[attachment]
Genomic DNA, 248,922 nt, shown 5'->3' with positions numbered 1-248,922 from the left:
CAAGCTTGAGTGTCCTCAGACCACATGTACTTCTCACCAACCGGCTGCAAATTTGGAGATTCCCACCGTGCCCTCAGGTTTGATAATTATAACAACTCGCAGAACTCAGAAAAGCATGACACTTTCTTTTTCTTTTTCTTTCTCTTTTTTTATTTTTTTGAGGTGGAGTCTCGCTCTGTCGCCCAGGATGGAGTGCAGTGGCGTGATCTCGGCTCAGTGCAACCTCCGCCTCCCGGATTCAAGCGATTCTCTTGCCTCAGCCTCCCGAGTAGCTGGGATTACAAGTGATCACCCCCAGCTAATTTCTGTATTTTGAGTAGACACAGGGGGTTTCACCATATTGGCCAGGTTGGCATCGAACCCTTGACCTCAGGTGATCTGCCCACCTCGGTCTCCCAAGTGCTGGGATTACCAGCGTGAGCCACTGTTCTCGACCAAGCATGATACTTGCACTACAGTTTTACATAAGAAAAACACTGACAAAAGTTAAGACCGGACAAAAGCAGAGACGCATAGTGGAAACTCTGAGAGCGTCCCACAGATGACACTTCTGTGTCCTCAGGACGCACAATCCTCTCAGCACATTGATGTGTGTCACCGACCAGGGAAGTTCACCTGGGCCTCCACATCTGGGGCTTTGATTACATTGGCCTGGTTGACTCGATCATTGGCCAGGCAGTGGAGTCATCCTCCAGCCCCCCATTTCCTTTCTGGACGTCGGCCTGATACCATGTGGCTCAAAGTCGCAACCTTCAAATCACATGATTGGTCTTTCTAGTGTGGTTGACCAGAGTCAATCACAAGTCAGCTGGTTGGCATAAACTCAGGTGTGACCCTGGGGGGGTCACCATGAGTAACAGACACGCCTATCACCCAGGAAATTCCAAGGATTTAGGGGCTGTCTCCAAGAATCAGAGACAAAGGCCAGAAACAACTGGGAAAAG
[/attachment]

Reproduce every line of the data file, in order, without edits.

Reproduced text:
Genomic DNA, 248,922 nt, shown 5'->3' with positions numbered 1-248,922 from the left:
CAAGCTTGAGTGTCCTCAGACCACATGTACTTCTCACCAACCGGCTGCAAATTTGGAGATTCCCACCGTGCCCTCAGGTTTGATAATTATAACAACTCGCAGAACTCAGAAAAGCATGACACTTTCTTTTTCTTTTTCTTTCTCTTTTTTTATTTTTTTGAGGTGGAGTCTCGCTCTGTCGCCCAGGATGGAGTGCAGTGGCGTGATCTCGGCTCAGTGCAACCTCCGCCTCCCGGATTCAAGCGATTCTCTTGCCTCAGCCTCCCGAGTAGCTGGGATTACAAGTGATCACCCCCAGCTAATTTCTGTATTTTGAGTAGACACAGGGGGTTTCACCATATTGGCCAGGTTGGCATCGAACCCTTGACCTCAGGTGATCTGCCCACCTCGGTCTCCCAAGTGCTGGGATTACCAGCGTGAGCCACTGTTCTCGACCAAGCATGATACTTGCACTACAGTTTTACATAAGAAAAACACTGACAAAAGTTAAGACCGGACAAAAGCAGAGACGCATAGTGGAAACTCTGAGAGCGTCCCACAGATGACACTTCTGTGTCCTCAGGACGCACAATCCTCTCAGCACATTGATGTGTGTCACCGACCAGGGAAGTTCACCTGGGCCTCCACATCTGGGGCTTTGATTACATTGGCCTGGTTGACTCGATCATTGGCCAGGCAGTGGAGTCATCCTCCAGCCCCCCATTTCCTTTCTGGACGTCGGCCTGATACCATGTGGCTCAAAGTCGCAACCTTCAAATCACATGATTGGTCTTTCTAGTGTGGTTGACCAGAGTCAATCACAAGTCAGCTGGTTGGCATAAACTCAGGTGTGACCCTGGGGGGGTCACCATGAGTAACAGACACGCCTATCACCCAGGAAATTCCAAGGATTTAGGGGCTGTCTCCAAGAATCAGAGACAAAGGCCAGAAACAACTGGGAAAAG